A year ago, today I shared my views on where to find value in the market in 2017. I was so pleased when I came across external validation for what I shared one year ago, on the 18th Dec, the Evening Standard shared some research that was carried out by Hamptons International showing that Hayes, which I predicted to be the area to watch out for, had the strongest growth of all postcode sectors in London, with prices rising 17% for the year.
The general views shared were also supported by what happened in the market and several of those views carry over to my outlook for 2018.
Now looking forward, where will the value be found in 2018 in the London property market? What will be the key drivers be, and most importantly what will be the big changes that we will experience in the year ahead?
The key drivers:
Demand. Demand. Demand. No matter what we look at we cannot look past the fact that we have a shortage of housing, particularly at price points below £500k. Even though 2017 had seen a record number of completion for new homes, we are still far behind the delivery required to meet demands. And demand is continually rising.
Infrastructure will again play a major role in driving price growth in localised areas. Those areas around Crossrail, in particular, will still outperform their immediate surroundings. Why? Because humans react to what they can see and experience and once people realise the actual benefit of the new transport links, there will be a further surge of demand in close proximity to the new stations.
The big changes:
Taxation. The market has already seen an impact in 2014 from large changes in stamp duty, then the additional stamp duty on second properties and then the alterations in what can and cannot be deducted for landlords as far as interest and depreciation go. As with many things, these changes will take time to reflect more in the marketplace, but data from the Council of Mortgage Lenders have shown a huge slowdown in growth in the buy to let market, almost down 2 thirds from a year ago. I predict the slowdown in the growth of the buy-to-let market for small private landlords to continue.
The London Plan. Opinions are still very mixed on the draft London plan that has just been released, however, the fact remains that it will impact the development market and thus the whole property market. There is a major concern that the proposal for a 50% requirement of affordable housing will make many projects unprofitable as well as causing developers to wait for more favourable conditions to develop and deliver projects. This is the opposite of what the goal of the London Plan is thus, to try and reduce that negative impact the government has proposed easing of the planning requirements, increasing density and opening up of more development land to create more opportunity to build new housing.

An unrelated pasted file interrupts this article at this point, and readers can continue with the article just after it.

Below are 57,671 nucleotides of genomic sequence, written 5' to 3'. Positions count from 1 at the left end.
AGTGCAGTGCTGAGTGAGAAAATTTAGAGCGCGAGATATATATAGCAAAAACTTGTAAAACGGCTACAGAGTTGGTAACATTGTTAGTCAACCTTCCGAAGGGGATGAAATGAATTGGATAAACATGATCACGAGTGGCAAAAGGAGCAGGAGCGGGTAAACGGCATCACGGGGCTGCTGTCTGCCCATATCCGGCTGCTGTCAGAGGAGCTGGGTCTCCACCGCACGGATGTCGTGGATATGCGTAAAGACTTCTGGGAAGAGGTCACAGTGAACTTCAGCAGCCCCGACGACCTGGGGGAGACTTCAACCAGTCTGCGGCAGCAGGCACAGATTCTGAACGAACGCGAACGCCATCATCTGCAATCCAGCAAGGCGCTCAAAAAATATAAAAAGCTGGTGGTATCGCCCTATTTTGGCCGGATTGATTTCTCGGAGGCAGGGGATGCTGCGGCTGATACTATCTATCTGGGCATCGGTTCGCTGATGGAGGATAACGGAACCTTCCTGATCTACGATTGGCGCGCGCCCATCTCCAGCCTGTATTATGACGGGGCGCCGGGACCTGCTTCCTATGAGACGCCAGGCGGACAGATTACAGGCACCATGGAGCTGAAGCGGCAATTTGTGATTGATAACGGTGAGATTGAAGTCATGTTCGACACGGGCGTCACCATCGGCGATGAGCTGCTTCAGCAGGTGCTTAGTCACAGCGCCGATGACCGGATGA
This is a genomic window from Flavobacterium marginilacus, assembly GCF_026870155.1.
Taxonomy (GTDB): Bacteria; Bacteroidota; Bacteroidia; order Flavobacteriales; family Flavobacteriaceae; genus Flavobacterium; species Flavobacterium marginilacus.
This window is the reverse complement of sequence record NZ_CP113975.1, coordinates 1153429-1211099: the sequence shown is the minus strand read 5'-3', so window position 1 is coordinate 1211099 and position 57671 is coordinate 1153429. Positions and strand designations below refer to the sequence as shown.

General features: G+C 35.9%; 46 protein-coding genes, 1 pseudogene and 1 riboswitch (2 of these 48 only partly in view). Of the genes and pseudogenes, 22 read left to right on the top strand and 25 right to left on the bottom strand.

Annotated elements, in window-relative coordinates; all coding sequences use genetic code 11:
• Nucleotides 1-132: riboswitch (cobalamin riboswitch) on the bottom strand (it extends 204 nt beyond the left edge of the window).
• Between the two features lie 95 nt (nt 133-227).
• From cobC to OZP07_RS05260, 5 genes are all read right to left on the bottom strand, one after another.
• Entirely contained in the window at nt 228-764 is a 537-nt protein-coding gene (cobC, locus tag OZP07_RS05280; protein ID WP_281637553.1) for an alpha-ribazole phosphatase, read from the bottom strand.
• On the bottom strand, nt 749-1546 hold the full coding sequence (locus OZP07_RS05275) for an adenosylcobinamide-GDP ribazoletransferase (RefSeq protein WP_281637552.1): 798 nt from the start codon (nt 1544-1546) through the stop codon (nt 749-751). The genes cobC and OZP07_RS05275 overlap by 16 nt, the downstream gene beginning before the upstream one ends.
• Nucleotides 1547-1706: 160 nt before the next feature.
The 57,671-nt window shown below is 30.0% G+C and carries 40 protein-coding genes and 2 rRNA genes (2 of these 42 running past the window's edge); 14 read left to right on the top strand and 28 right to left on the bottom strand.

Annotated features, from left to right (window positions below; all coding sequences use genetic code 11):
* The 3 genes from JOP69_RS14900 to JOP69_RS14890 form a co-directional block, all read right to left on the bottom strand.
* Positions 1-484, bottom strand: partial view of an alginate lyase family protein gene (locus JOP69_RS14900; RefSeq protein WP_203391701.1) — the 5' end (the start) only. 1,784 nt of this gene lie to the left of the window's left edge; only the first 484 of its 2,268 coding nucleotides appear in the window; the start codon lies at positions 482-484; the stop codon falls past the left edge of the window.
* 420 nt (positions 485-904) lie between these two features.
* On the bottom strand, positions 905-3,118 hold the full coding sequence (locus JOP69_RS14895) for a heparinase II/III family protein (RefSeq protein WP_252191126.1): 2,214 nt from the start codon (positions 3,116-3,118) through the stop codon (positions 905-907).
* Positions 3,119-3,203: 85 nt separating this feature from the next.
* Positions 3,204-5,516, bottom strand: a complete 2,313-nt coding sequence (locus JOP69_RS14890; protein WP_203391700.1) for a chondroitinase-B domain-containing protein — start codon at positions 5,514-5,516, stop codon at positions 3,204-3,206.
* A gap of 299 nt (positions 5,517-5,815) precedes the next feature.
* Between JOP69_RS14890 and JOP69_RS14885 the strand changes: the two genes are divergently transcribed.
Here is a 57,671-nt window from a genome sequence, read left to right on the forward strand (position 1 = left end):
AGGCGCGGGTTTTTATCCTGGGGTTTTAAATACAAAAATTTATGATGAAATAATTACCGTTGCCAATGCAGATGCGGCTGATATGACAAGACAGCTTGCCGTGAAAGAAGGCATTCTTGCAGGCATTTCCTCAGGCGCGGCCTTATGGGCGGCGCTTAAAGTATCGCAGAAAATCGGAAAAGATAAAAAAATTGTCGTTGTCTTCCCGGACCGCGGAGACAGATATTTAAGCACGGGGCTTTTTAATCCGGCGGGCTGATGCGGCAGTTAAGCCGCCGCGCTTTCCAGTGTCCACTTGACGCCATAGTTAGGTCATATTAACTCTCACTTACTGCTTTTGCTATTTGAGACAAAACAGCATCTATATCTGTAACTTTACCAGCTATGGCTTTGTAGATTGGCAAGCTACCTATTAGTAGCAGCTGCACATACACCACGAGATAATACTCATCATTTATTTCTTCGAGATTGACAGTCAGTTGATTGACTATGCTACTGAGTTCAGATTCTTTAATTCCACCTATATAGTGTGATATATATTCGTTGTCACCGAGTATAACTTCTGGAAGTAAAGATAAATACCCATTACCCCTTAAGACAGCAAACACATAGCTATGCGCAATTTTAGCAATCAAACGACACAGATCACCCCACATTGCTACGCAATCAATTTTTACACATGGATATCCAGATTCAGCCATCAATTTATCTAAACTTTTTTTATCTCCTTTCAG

Built to Rent. The growing and establishment of a strong built to rent market will definitely impact the market. With developers and institutional investors looking for more secure or long-term returns, more and more companies are entering this exciting marketplace. I predict that the type and quality of the product will change over time and hopefully much improve.
The availability for people to find quality housing that's well managed by a professional Landlord and Managing agent will be appealing to many would-be buyers or tenants currently in less well-managed accommodation (we have all heard the stories of terrible landlords out there, undeservedly giving a bad name to a whole market segment) I also think that greater competition for tenants will dissuade several would be new landlords from entering the marketplace, and help established (good) landlords showcase their value offering to tenants and thereby increasing returns.
So where does the value sit in London for 2018?
- Quality affordable accommodation, whether its providing units for sale or rent.
- Areas of regeneration and infrastructure improvements, again the lower price point areas are likely to perform better.
- Commuter towns on the outskirts of London that have not yet seen as large price increases over the past 24 months.
I would love to hear your views and opinions and challenges to my thoughts and views.
Do you want to talk about my thoughts and outlooks for specific areas, please message me to start the conversation?
Wishing you and all the people close to you, a very merry Christmas and a wonderful New Year.